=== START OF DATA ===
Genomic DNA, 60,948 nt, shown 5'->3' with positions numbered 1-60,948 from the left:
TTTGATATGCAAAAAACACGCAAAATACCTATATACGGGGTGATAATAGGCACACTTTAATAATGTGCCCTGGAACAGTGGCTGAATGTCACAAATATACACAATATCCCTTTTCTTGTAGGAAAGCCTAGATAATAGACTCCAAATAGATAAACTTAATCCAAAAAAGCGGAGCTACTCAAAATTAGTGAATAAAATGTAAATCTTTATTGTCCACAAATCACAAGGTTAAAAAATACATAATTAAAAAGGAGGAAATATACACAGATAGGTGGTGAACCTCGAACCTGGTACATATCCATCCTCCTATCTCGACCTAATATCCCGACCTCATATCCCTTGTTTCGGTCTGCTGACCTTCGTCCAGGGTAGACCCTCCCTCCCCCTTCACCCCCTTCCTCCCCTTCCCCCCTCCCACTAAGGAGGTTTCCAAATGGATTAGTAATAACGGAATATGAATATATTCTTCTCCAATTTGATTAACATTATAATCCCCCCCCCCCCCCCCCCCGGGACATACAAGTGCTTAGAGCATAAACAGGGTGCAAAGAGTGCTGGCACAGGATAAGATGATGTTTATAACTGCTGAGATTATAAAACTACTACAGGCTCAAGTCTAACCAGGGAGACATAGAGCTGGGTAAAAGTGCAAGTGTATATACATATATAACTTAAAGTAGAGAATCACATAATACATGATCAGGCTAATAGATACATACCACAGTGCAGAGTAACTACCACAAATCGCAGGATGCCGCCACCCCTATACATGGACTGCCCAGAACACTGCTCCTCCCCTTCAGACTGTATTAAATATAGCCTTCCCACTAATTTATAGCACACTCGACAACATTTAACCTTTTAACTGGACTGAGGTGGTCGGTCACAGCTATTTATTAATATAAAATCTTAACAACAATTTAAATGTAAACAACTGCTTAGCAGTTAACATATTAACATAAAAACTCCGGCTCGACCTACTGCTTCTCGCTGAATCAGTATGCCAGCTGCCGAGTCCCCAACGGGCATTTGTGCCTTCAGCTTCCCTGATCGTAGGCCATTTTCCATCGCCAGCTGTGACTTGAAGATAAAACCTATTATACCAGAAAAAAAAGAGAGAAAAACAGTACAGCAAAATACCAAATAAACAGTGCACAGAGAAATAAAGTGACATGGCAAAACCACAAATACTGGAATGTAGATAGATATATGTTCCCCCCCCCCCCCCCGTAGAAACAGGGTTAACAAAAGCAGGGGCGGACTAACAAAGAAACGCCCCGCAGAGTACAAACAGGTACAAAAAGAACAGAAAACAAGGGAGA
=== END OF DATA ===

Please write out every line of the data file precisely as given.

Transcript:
Genomic DNA, 60,948 nt, shown 5'->3' with positions numbered 1-60,948 from the left:
TTTGATATGCAAAAAACACGCAAAATACCTATATACGGGGTGATAATAGGCACACTTTAATAATGTGCCCTGGAACAGTGGCTGAATGTCACAAATATACACAATATCCCTTTTCTTGTAGGAAAGCCTAGATAATAGACTCCAAATAGATAAACTTAATCCAAAAAAGCGGAGCTACTCAAAATTAGTGAATAAAATGTAAATCTTTATTGTCCACAAATCACAAGGTTAAAAAATACATAATTAAAAAGGAGGAAATATACACAGATAGGTGGTGAACCTCGAACCTGGTACATATCCATCCTCCTATCTCGACCTAATATCCCGACCTCATATCCCTTGTTTCGGTCTGCTGACCTTCGTCCAGGGTAGACCCTCCCTCCCCCTTCACCCCCTTCCTCCCCTTCCCCCCTCCCACTAAGGAGGTTTCCAAATGGATTAGTAATAACGGAATATGAATATATTCTTCTCCAATTTGATTAACATTATAATCCCCCCCCCCCCCCCCCCCGGGACATACAAGTGCTTAGAGCATAAACAGGGTGCAAAGAGTGCTGGCACAGGATAAGATGATGTTTATAACTGCTGAGATTATAAAACTACTACAGGCTCAAGTCTAACCAGGGAGACATAGAGCTGGGTAAAAGTGCAAGTGTATATACATATATAACTTAAAGTAGAGAATCACATAATACATGATCAGGCTAATAGATACATACCACAGTGCAGAGTAACTACCACAAATCGCAGGATGCCGCCACCCCTATACATGGACTGCCCAGAACACTGCTCCTCCCCTTCAGACTGTATTAAATATAGCCTTCCCACTAATTTATAGCACACTCGACAACATTTAACCTTTTAACTGGACTGAGGTGGTCGGTCACAGCTATTTATTAATATAAAATCTTAACAACAATTTAAATGTAAACAACTGCTTAGCAGTTAACATATTAACATAAAAACTCCGGCTCGACCTACTGCTTCTCGCTGAATCAGTATGCCAGCTGCCGAGTCCCCAACGGGCATTTGTGCCTTCAGCTTCCCTGATCGTAGGCCATTTTCCATCGCCAGCTGTGACTTGAAGATAAAACCTATTATACCAGAAAAAAAAGAGAGAAAAACAGTACAGCAAAATACCAAATAAACAGTGCACAGAGAAATAAAGTGACATGGCAAAACCACAAATACTGGAATGTAGATAGATATATGTTCCCCCCCCCCCCCCCGTAGAAACAGGGTTAACAAAAGCAGGGGCGGACTAACAAAGAAACGCCCCGCAGAGTACAAACAGGTACAAAAAGAACAGAAAACAAGGGAGA